“We are going to guarantee a minimum of well being and security to the population, from birth to death, from the cradle to the grave,” he said, through the introduction of social programs. Mexico, a member of the Organization of Economic Development, spends one-third as much on social programs as do other member countries.

Lopez Obrador, who says his government will listen to everyone but will favor the most impoverished and humble, is promising a full range of programs to the population that will include free education and health care, scholarships for single mothers and pensions for the handicapped and seniors. He says he will also tackle rampant corruption within the government.

Lopez Obrador is critical of “free market” policies implemented in the 1980s and ’90s through so-called free trade agreements with the U.S. and Canada that he says ravaged the Mexican economy.

He says that the better path for Mexico would be a program of growth that involves supporting national companies, small, medium and large, especially those that face unfair competition from powerful foreign rivals; investment in research and development to foster technological development; public works programs, such as environmental reclamation projects, roads and airport construction and bullet trains to connect urban centers, to stimulate the economy and create jobs and economic support to farmers in the countryside, where food production is declining.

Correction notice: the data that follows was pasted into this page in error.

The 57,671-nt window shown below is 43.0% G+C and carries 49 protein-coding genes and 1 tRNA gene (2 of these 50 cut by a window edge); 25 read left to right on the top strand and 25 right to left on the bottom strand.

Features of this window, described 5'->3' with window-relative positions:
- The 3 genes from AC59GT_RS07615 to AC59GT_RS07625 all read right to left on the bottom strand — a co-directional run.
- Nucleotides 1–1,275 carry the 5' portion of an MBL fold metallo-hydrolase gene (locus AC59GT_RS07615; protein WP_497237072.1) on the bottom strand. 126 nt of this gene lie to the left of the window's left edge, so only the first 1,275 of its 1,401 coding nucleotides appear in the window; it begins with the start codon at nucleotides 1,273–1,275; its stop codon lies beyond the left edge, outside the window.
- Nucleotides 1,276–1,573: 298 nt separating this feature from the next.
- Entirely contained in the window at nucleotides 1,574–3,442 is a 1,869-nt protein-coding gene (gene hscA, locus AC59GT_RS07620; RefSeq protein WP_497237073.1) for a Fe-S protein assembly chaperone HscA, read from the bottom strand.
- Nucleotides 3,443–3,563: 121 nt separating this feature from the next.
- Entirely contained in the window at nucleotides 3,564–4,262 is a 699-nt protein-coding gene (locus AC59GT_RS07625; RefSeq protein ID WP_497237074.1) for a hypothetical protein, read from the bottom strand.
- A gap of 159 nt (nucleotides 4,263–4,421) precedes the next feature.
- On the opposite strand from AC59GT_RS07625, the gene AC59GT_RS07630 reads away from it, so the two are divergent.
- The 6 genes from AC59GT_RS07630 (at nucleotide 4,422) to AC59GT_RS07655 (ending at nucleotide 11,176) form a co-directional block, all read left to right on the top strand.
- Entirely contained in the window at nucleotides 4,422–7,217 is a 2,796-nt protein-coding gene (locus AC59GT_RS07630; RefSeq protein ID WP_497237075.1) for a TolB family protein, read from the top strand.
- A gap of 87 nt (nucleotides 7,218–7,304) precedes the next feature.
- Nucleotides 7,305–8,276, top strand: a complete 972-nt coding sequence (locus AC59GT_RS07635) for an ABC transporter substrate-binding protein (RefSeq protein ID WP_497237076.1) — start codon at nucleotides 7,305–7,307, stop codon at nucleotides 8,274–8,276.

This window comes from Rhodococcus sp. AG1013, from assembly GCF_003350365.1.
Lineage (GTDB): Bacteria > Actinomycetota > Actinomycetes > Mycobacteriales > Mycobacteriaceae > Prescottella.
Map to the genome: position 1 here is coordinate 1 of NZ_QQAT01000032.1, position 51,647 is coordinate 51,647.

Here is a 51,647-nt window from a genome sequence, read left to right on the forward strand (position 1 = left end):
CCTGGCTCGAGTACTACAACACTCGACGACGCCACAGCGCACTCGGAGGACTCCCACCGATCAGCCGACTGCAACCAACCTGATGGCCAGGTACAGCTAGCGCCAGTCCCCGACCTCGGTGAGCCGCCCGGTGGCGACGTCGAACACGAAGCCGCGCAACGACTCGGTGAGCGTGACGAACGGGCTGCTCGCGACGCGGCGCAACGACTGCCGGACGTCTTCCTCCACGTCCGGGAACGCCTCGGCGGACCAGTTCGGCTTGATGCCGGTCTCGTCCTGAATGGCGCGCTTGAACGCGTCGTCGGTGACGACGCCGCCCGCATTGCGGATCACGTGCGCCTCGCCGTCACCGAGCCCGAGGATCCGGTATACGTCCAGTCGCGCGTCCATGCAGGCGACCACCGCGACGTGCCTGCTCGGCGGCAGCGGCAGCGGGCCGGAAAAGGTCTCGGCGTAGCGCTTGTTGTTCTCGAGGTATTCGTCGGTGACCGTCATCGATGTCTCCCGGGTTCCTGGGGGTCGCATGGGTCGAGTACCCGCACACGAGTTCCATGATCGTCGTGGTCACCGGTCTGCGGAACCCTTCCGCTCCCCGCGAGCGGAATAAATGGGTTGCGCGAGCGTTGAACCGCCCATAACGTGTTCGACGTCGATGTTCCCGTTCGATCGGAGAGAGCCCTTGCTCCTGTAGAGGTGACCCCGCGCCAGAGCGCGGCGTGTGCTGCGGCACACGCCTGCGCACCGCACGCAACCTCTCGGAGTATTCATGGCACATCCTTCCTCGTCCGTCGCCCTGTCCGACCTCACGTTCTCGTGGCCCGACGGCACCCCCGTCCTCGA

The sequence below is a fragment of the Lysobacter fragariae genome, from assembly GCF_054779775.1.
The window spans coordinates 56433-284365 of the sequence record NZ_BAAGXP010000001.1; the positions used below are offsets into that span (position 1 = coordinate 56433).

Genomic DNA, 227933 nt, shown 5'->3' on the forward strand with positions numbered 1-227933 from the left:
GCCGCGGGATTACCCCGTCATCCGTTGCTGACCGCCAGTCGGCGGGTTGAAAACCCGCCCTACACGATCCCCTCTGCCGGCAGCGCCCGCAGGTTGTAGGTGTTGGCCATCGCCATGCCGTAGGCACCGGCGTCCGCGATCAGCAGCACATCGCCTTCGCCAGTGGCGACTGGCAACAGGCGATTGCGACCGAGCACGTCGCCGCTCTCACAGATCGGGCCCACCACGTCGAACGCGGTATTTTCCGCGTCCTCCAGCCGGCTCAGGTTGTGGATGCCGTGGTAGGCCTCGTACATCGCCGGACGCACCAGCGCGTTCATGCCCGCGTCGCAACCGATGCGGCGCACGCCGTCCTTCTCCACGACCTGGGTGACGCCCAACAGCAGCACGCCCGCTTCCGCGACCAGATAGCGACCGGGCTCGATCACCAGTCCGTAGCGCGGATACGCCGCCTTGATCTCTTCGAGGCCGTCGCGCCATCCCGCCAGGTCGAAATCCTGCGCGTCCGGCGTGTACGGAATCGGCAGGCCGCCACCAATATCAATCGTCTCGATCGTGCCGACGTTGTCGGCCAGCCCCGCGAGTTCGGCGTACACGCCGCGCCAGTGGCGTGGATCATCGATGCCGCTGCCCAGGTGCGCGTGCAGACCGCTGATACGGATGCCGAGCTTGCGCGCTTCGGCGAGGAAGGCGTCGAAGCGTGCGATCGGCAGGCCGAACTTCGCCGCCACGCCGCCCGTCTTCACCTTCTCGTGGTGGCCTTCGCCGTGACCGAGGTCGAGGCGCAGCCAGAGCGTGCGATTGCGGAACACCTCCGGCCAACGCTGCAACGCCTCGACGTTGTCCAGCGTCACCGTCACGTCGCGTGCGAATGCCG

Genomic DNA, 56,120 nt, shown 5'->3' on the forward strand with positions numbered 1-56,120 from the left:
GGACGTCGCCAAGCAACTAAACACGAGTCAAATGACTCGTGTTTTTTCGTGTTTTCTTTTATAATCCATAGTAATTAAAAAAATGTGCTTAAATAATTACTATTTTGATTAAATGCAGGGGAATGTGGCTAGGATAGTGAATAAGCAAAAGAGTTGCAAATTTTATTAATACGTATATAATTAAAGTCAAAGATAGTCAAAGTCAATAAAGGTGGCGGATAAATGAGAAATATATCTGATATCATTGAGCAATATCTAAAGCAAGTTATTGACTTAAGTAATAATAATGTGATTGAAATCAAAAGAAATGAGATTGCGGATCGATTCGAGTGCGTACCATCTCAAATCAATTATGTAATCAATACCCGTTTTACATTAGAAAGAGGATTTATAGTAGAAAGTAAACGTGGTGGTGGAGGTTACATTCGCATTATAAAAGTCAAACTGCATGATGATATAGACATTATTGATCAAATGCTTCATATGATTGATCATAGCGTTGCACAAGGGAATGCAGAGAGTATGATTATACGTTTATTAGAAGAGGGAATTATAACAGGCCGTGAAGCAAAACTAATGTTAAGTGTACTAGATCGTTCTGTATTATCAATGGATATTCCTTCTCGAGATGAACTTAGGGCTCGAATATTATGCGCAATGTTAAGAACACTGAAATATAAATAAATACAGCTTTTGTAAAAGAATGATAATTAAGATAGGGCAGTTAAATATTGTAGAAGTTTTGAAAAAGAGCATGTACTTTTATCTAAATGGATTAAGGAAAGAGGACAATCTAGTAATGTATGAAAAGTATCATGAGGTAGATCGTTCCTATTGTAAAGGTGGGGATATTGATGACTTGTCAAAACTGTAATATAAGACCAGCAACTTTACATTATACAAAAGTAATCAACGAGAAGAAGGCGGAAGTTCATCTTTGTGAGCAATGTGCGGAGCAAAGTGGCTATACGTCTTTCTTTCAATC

Lopez Obrador sees economic growth and job creation as critical to resolving the drug gang violence that has swept the nation in the recent period.

“The problems of insecurity and violence are not going to be resolved just with soldiers, marines, police, jails, threats of ‘mano dura’ [tough hand] or severe laws, but with combating poverty and inequality,” he says.

He also supports expanding educational opportunities for millions of young people who have been turned away from universities. The economic and social programs will be paid, he says, “through the elimination of privileges of high public functionaries, superfluous government spending and corruption. These measures will save $600 billion pesos from the public budget to be destined for development and public well being.”,

The PRD-PT’s presidential candidate also opposes privatization of the national oil company, PEMEX, and the electrical industry, as advocated by the PAN and PRI. Instead, he proposes to integrate the energy sector into one “grand company that will serve as a plank for national development.”